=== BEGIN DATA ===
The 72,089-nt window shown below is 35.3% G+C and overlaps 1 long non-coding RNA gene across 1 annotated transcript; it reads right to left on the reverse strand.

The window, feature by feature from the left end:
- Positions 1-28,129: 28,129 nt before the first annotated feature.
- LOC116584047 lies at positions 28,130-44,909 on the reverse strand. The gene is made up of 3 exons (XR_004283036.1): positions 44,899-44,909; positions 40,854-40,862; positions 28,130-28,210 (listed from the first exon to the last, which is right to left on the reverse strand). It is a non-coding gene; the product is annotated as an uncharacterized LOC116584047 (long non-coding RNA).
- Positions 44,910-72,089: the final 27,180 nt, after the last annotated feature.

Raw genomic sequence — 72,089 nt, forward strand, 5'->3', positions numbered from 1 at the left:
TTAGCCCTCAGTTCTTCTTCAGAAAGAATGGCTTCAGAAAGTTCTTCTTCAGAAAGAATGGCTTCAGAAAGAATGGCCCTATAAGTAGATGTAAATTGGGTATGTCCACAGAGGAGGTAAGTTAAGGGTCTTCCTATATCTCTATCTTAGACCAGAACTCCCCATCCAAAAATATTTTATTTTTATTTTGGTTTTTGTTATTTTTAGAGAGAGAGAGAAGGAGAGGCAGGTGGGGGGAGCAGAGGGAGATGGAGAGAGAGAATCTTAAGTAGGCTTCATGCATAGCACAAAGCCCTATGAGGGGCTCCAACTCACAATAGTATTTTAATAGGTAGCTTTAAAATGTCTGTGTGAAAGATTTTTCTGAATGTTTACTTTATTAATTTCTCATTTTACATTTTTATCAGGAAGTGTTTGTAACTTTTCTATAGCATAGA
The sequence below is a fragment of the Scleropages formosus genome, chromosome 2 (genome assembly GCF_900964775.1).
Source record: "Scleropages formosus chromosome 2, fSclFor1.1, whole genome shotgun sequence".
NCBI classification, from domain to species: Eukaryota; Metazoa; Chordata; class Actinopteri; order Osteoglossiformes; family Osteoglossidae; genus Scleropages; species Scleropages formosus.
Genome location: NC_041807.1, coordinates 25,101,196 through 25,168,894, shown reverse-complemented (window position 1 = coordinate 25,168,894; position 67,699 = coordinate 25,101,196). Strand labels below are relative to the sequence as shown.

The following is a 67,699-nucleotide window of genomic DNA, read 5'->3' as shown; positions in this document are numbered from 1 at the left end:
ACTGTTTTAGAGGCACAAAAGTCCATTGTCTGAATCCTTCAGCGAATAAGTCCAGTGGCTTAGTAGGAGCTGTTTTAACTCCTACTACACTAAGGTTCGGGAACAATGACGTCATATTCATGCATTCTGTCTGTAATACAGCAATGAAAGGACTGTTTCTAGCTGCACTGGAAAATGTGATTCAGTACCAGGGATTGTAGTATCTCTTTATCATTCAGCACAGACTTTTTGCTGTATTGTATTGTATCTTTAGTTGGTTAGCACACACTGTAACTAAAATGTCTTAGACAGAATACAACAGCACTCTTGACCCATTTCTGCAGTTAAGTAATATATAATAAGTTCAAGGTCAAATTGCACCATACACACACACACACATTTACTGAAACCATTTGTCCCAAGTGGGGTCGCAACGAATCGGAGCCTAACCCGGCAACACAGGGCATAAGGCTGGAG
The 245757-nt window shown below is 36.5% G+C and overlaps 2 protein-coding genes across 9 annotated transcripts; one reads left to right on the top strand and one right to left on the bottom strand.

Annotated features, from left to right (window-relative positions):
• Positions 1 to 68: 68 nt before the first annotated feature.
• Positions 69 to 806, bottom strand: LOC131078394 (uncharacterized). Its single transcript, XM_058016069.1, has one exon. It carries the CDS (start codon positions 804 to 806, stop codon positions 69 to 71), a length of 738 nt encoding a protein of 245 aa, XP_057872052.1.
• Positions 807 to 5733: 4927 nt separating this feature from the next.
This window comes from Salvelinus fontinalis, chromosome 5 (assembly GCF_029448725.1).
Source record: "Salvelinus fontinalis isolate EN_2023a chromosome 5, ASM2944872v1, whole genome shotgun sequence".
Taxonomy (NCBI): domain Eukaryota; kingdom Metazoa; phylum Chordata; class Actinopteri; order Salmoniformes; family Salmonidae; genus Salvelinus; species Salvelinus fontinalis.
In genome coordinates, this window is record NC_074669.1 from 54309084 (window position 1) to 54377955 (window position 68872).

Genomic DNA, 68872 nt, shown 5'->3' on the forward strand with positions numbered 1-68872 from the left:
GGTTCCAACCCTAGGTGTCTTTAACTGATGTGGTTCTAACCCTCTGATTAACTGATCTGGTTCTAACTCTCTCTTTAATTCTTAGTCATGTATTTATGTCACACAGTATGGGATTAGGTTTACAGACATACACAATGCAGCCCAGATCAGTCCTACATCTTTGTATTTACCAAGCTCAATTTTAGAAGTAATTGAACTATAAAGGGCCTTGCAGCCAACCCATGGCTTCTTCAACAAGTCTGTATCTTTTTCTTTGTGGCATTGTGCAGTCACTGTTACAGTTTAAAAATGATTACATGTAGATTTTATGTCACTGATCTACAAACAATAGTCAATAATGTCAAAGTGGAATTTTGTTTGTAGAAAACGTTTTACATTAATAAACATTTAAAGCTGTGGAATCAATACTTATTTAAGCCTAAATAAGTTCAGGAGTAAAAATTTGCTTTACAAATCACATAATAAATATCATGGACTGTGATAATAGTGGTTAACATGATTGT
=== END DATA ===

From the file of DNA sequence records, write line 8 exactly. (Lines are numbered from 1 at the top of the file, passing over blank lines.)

The sequence below is a fragment of the Scleropages formosus genome, chromosome 2 (genome assembly GCF_900964775.1).